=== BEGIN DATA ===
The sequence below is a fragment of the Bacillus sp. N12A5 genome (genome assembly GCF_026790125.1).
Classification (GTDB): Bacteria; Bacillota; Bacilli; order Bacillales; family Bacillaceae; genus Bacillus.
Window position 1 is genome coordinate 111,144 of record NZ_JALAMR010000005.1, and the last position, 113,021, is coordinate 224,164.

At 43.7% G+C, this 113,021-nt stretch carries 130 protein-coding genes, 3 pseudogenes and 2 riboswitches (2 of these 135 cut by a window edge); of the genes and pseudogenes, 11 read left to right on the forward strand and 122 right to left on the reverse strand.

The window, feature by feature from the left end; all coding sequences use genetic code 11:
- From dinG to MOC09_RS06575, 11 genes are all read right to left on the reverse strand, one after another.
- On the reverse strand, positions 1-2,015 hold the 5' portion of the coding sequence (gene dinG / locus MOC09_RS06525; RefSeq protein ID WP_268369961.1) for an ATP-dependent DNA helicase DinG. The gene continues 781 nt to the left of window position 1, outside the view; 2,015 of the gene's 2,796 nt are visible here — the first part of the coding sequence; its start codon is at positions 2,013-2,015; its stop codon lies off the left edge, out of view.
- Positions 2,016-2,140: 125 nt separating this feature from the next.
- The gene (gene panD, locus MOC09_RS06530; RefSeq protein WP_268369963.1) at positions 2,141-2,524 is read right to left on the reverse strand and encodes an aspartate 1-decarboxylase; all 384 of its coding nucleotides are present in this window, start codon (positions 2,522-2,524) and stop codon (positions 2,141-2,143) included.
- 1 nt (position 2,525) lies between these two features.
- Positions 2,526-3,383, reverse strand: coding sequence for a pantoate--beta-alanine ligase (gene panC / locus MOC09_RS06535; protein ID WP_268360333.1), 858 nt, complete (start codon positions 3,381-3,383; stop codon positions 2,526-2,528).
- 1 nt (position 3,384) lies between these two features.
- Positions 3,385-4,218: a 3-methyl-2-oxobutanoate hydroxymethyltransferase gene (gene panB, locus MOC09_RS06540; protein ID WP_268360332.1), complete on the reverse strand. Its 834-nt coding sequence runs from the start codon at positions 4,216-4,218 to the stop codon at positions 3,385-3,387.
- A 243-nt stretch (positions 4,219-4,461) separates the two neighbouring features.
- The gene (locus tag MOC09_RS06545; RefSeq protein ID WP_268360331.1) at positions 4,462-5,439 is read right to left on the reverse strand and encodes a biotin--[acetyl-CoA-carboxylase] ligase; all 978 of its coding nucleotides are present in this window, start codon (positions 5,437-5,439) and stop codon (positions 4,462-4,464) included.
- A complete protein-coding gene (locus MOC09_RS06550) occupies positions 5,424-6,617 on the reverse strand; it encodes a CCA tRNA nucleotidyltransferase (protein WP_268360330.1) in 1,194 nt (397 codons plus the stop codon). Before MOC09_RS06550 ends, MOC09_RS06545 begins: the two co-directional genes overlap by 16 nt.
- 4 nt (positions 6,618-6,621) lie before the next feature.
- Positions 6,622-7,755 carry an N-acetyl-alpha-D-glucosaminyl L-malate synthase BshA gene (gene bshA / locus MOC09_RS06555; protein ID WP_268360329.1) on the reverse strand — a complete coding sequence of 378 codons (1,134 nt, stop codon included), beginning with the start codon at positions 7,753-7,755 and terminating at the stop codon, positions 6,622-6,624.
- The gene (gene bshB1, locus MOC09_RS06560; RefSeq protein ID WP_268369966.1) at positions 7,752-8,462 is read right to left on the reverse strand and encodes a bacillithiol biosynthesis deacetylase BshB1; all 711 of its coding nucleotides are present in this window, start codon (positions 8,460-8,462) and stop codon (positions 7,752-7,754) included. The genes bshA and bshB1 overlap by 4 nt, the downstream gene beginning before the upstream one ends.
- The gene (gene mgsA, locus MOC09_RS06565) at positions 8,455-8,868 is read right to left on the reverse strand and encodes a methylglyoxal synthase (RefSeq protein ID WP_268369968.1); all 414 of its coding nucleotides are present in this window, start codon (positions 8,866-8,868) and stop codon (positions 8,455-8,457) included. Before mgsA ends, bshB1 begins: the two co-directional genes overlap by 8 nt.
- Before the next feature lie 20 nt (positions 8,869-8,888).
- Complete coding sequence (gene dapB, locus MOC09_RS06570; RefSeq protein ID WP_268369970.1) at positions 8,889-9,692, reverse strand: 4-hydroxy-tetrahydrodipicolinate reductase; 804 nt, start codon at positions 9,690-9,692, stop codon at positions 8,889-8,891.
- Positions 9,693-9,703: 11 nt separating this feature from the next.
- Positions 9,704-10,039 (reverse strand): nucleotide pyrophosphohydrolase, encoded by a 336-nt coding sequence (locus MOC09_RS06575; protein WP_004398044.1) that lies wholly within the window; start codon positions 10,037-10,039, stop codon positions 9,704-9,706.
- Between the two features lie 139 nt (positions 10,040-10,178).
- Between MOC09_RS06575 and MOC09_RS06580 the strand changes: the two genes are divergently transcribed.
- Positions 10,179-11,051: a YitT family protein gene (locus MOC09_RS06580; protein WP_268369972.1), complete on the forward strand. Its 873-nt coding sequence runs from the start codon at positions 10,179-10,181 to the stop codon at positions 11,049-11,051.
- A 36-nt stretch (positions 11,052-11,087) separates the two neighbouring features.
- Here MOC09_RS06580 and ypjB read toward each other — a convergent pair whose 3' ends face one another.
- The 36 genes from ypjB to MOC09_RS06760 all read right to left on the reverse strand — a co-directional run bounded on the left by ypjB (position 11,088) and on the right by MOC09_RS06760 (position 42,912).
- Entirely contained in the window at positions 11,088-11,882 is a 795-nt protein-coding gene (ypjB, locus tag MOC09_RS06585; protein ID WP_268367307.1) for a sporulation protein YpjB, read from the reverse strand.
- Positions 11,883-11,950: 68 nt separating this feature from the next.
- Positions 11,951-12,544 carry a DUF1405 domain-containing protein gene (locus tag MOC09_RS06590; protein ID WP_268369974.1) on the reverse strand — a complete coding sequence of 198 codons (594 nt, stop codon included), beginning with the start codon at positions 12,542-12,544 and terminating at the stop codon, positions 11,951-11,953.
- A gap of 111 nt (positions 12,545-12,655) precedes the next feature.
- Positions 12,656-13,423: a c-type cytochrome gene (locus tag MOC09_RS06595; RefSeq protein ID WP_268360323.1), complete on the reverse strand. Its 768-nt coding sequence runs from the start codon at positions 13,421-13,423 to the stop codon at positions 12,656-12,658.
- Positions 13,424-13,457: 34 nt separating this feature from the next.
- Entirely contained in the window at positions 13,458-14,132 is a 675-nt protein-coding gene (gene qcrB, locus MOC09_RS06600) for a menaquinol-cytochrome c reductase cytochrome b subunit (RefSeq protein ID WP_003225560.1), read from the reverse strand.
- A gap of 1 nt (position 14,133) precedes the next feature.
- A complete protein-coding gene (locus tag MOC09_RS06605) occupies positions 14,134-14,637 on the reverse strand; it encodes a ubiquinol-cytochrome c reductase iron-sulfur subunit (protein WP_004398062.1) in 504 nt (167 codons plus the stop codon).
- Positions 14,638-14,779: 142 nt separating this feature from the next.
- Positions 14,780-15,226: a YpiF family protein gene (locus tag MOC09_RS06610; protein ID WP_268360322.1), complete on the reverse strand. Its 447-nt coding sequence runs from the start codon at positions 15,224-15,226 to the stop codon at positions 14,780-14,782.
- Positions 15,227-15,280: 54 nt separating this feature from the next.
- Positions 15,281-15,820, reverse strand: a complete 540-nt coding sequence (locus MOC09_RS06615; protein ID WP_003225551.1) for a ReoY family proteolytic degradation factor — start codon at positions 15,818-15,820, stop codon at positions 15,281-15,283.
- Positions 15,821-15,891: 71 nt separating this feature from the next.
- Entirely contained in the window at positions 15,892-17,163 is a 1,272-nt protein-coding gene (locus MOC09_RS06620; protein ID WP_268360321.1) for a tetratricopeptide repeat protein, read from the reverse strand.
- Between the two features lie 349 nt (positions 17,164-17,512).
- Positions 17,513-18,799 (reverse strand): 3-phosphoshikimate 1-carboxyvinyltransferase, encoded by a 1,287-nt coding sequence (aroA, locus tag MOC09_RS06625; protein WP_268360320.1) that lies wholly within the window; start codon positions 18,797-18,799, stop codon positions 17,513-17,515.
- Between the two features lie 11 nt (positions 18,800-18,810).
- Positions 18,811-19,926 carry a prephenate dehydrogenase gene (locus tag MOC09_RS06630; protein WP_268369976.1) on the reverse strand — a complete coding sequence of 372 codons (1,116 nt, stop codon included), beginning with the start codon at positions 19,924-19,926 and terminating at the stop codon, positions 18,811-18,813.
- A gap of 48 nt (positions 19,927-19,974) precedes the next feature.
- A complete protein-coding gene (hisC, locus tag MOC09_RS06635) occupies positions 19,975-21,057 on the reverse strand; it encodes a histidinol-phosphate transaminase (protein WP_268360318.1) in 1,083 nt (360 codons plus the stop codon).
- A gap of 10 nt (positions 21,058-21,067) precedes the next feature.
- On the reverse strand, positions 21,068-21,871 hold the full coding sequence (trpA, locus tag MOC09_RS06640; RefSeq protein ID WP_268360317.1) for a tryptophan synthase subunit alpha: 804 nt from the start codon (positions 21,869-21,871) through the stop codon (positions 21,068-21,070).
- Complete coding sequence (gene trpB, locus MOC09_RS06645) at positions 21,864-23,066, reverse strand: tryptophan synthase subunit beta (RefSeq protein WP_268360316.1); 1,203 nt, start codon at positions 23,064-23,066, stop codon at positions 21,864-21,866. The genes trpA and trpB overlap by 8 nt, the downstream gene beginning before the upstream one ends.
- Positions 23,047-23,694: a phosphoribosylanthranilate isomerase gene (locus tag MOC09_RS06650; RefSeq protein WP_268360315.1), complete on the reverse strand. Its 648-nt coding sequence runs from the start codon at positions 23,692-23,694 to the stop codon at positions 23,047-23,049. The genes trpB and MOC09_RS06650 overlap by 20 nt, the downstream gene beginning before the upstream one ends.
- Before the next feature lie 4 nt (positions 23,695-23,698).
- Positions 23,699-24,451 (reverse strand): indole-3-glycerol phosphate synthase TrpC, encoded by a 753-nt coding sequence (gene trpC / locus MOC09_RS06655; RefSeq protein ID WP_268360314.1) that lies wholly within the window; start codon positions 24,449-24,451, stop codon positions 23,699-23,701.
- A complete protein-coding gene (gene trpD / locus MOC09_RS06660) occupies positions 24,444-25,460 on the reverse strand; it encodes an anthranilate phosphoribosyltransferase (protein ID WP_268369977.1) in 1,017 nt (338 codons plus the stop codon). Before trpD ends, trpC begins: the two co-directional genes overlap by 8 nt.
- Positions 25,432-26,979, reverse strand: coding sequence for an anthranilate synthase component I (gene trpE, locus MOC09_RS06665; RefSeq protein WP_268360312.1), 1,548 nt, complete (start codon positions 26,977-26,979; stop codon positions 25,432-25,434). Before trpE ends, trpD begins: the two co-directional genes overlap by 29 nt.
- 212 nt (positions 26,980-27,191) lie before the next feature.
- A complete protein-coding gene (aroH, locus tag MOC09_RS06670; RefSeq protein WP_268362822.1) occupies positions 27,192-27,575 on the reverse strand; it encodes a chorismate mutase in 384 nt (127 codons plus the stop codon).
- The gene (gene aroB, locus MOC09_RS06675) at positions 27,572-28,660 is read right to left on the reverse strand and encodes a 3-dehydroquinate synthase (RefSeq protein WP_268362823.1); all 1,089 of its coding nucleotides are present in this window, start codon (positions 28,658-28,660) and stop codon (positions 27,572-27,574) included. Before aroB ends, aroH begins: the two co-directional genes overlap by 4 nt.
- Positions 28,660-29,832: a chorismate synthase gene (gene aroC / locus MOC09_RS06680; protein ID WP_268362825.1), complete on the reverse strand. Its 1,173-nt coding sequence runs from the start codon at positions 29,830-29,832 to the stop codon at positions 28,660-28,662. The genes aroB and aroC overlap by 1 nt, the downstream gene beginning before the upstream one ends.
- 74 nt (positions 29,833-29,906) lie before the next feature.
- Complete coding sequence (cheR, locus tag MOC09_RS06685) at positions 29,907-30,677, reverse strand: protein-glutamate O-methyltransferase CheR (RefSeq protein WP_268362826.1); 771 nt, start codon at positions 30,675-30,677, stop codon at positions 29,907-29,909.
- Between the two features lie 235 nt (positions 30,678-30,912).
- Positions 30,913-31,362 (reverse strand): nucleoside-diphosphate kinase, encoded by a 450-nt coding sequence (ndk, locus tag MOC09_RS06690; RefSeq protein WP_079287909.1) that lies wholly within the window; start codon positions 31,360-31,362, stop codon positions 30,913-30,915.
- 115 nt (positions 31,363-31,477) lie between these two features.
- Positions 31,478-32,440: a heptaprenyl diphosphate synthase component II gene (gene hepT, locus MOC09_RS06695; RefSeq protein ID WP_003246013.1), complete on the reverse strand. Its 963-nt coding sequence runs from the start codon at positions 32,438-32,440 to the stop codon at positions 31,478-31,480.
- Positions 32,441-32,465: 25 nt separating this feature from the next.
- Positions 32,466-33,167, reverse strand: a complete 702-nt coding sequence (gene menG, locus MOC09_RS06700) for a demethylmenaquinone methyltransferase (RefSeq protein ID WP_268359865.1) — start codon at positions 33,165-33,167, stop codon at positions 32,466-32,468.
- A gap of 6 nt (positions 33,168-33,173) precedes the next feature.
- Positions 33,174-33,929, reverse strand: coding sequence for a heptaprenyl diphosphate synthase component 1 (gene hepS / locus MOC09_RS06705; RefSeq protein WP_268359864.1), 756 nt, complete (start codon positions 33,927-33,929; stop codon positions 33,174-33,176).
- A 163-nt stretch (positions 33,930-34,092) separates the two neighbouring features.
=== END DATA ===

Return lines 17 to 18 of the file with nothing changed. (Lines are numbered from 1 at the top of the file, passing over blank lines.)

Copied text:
- 4 nt (positions 6,618-6,621) lie before the next feature.
- Positions 6,622-7,755 carry an N-acetyl-alpha-D-glucosaminyl L-malate synthase BshA gene (gene bshA / locus MOC09_RS06555; protein ID WP_268360329.1) on the reverse strand — a complete coding sequence of 378 codons (1,134 nt, stop codon included), beginning with the start codon at positions 7,753-7,755 and terminating at the stop codon, positions 6,622-6,624.